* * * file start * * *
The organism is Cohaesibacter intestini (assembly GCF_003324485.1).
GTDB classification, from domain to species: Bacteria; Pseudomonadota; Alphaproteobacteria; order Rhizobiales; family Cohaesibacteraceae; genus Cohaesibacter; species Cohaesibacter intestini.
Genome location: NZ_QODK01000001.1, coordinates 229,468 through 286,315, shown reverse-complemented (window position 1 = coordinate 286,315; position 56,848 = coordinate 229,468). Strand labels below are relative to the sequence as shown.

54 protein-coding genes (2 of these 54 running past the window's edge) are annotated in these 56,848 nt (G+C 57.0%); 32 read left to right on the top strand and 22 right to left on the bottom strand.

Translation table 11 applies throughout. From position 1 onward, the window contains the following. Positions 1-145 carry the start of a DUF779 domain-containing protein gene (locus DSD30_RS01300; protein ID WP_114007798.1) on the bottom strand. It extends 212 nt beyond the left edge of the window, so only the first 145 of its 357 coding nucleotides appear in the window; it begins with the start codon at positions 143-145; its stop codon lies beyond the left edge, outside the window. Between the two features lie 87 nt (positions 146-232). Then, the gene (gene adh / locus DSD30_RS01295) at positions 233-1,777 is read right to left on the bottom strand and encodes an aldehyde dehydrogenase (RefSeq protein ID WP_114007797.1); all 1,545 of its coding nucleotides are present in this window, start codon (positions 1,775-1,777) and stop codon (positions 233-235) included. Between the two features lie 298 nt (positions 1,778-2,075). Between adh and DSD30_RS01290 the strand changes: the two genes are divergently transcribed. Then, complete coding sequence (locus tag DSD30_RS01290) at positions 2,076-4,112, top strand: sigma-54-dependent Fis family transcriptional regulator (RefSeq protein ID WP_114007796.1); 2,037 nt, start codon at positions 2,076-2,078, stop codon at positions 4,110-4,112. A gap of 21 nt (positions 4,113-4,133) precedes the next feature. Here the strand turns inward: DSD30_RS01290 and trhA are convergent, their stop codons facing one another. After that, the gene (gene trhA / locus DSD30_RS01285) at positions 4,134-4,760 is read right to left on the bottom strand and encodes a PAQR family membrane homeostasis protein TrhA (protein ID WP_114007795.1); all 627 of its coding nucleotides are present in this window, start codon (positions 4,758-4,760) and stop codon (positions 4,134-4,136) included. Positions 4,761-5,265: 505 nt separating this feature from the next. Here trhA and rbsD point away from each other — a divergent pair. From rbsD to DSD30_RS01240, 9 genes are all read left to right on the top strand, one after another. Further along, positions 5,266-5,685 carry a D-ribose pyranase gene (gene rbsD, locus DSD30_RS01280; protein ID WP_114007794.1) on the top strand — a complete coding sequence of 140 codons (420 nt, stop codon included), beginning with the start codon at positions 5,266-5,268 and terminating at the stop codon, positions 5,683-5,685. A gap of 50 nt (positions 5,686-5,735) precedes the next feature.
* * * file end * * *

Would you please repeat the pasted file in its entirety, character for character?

The organism is Cohaesibacter intestini (assembly GCF_003324485.1).
GTDB classification, from domain to species: Bacteria; Pseudomonadota; Alphaproteobacteria; order Rhizobiales; family Cohaesibacteraceae; genus Cohaesibacter; species Cohaesibacter intestini.
Genome location: NZ_QODK01000001.1, coordinates 229,468 through 286,315, shown reverse-complemented (window position 1 = coordinate 286,315; position 56,848 = coordinate 229,468). Strand labels below are relative to the sequence as shown.

54 protein-coding genes (2 of these 54 running past the window's edge) are annotated in these 56,848 nt (G+C 57.0%); 32 read left to right on the top strand and 22 right to left on the bottom strand.

Translation table 11 applies throughout. From position 1 onward, the window contains the following. Positions 1-145 carry the start of a DUF779 domain-containing protein gene (locus DSD30_RS01300; protein ID WP_114007798.1) on the bottom strand. It extends 212 nt beyond the left edge of the window, so only the first 145 of its 357 coding nucleotides appear in the window; it begins with the start codon at positions 143-145; its stop codon lies beyond the left edge, outside the window. Between the two features lie 87 nt (positions 146-232). Then, the gene (gene adh / locus DSD30_RS01295) at positions 233-1,777 is read right to left on the bottom strand and encodes an aldehyde dehydrogenase (RefSeq protein ID WP_114007797.1); all 1,545 of its coding nucleotides are present in this window, start codon (positions 1,775-1,777) and stop codon (positions 233-235) included. Between the two features lie 298 nt (positions 1,778-2,075). Between adh and DSD30_RS01290 the strand changes: the two genes are divergently transcribed. Then, complete coding sequence (locus tag DSD30_RS01290) at positions 2,076-4,112, top strand: sigma-54-dependent Fis family transcriptional regulator (RefSeq protein ID WP_114007796.1); 2,037 nt, start codon at positions 2,076-2,078, stop codon at positions 4,110-4,112. A gap of 21 nt (positions 4,113-4,133) precedes the next feature. Here the strand turns inward: DSD30_RS01290 and trhA are convergent, their stop codons facing one another. After that, the gene (gene trhA / locus DSD30_RS01285) at positions 4,134-4,760 is read right to left on the bottom strand and encodes a PAQR family membrane homeostasis protein TrhA (protein ID WP_114007795.1); all 627 of its coding nucleotides are present in this window, start codon (positions 4,758-4,760) and stop codon (positions 4,134-4,136) included. Positions 4,761-5,265: 505 nt separating this feature from the next. Here trhA and rbsD point away from each other — a divergent pair. From rbsD to DSD30_RS01240, 9 genes are all read left to right on the top strand, one after another. Further along, positions 5,266-5,685 carry a D-ribose pyranase gene (gene rbsD, locus DSD30_RS01280; protein ID WP_114007794.1) on the top strand — a complete coding sequence of 140 codons (420 nt, stop codon included), beginning with the start codon at positions 5,266-5,268 and terminating at the stop codon, positions 5,683-5,685. A gap of 50 nt (positions 5,686-5,735) precedes the next feature.